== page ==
Sex expert reveals the one question you should always ask in bed

With more than 400,000 followers on Instagram, Dr. Emily Morse reveals the one crucial question to ask your partner in bed that could change everything.

Sex expert reveals the one question you should always ask in bed
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Having sex isn't always the magical experience we wish it was every single time. Sometimes, there are very crucial elements that are missing that make the act less memorable (to put it lightly) than others.

The one crucial question

It can either sometimes be a lack of sexual chemistry, physical attraction or even just a plainly questionable one-night-stand, the variables that determine a good sexual encounter are numerous.

However, according to a top medical expert specializing in human sexuality, Dr Emily Morse, the most important thing to keep in mind when looking to optimize the quality of your sexual encounters is communication! But this doesn't necessarily mean you should be having a full-blown conversation mid-shag. Instead, Doctor Morse reveals that there is one crucial question that you have to absolutely ask to heighten your sexual encounters. She says:

In my opinion, one of the hottest things ever is when a partner asks: 'Do you like this?'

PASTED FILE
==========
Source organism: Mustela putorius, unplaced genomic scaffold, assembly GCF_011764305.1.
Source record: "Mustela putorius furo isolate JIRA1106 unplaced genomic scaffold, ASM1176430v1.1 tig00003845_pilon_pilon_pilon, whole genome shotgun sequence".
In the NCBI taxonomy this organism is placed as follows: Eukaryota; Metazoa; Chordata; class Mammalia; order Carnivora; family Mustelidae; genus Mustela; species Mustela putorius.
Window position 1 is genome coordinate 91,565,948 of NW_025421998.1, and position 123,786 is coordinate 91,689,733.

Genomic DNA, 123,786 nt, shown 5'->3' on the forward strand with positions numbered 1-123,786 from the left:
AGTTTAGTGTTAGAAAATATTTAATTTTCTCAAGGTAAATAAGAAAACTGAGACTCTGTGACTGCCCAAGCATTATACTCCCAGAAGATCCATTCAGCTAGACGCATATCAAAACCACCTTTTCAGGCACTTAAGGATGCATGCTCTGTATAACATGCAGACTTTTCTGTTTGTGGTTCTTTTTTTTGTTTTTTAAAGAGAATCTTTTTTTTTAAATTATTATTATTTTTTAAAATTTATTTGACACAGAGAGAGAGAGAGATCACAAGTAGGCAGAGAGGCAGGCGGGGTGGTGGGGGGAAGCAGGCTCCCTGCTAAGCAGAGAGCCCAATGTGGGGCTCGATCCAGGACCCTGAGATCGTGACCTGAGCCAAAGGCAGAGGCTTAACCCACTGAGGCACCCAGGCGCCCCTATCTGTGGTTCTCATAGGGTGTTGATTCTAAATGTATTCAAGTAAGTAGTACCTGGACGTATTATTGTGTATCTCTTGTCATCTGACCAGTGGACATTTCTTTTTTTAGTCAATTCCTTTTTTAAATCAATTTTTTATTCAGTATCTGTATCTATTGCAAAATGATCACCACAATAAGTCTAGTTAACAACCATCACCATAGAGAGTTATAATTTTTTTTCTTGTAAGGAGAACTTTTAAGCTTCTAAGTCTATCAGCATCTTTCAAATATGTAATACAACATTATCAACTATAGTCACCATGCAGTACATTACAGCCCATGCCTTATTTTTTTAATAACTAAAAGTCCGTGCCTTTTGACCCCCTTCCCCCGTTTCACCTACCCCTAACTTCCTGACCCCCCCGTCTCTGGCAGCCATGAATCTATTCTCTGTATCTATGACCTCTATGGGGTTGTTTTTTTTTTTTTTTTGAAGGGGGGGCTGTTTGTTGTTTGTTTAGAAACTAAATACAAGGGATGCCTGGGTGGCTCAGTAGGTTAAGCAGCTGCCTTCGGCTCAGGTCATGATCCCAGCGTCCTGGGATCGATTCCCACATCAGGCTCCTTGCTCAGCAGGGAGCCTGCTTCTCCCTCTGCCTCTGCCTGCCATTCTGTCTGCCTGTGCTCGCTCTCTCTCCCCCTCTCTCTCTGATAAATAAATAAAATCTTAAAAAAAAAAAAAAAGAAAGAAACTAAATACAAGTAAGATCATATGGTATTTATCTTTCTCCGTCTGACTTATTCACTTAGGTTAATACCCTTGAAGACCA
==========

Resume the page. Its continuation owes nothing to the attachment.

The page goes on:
And adds:

Some of us expect our partners to intuitively KNOW our sexual wants, but that's rarely possible. Checking in during sex and letting your partner know when they're doing something right leads to more pleasure, a deeper connection and better communication in other areas of your life. It's the key to sexual success.

Communication is key!

Doctor Morse further explains that by asking your partner if you like what is being done to them (or what they are doing to you), it is not only an act of curtsey but of generosity and kindness as well.

It should come as no surprise that communication is the key to opening the door to better sex. In a survey conducted by the lifestyle website YourTango.com, 100 mental health professionals were asked what the number one reason causing marriages to fall apart was and 65% of them cited communication problems.